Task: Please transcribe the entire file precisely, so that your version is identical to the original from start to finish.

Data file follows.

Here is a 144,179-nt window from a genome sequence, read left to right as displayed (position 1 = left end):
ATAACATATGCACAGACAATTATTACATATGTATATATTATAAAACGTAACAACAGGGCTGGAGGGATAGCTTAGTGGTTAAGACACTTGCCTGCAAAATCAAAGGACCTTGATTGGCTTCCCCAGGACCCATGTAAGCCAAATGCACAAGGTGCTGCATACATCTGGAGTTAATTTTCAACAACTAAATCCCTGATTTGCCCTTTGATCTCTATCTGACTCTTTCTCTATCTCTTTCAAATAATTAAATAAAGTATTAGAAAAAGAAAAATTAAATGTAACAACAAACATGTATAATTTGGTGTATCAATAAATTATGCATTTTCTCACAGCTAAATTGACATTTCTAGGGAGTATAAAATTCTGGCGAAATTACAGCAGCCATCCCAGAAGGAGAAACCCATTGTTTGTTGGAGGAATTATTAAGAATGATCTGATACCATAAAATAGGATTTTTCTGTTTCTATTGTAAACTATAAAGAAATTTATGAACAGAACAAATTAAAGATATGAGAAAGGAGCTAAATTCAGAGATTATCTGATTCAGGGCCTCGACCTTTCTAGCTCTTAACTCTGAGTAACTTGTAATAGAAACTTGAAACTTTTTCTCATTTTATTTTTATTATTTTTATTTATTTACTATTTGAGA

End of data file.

Here is a 144,179-nt window from a genome sequence, read left to right as displayed (position 1 = left end):
ATAACATATGCACAGACAATTATTACATATGTATATATTATAAAACGTAACAACAGGGCTGGAGGGATAGCTTAGTGGTTAAGACACTTGCCTGCAAAATCAAAGGACCTTGATTGGCTTCCCCAGGACCCATGTAAGCCAAATGCACAAGGTGCTGCATACATCTGGAGTTAATTTTCAACAACTAAATCCCTGATTTGCCCTTTGATCTCTATCTGACTCTTTCTCTATCTCTTTCAAATAATTAAATAAAGTATTAGAAAAAGAAAAATTAAATGTAACAACAAACATGTATAATTTGGTGTATCAATAAATTATGCATTTTCTCACAGCTAAATTGACATTTCTAGGGAGTATAAAATTCTGGCGAAATTACAGCAGCCATCCCAGAAGGAGAAACCCATTGTTTGTTGGAGGAATTATTAAGAATGATCTGATACCATAAAATAGGATTTTTCTGTTTCTATTGTAAACTATAAAGAAATTTATGAACAGAACAAATTAAAGATATGAGAAAGGAGCTAAATTCAGAGATTATCTGATTCAGGGCCTCGACCTTTCTAGCTCTTAACTCTGAGTAACTTGTAATAGAAACTTGAAACTTTTTCTCATTTTATTTTTATTATTTTTATTTATTTACTATTTGAGA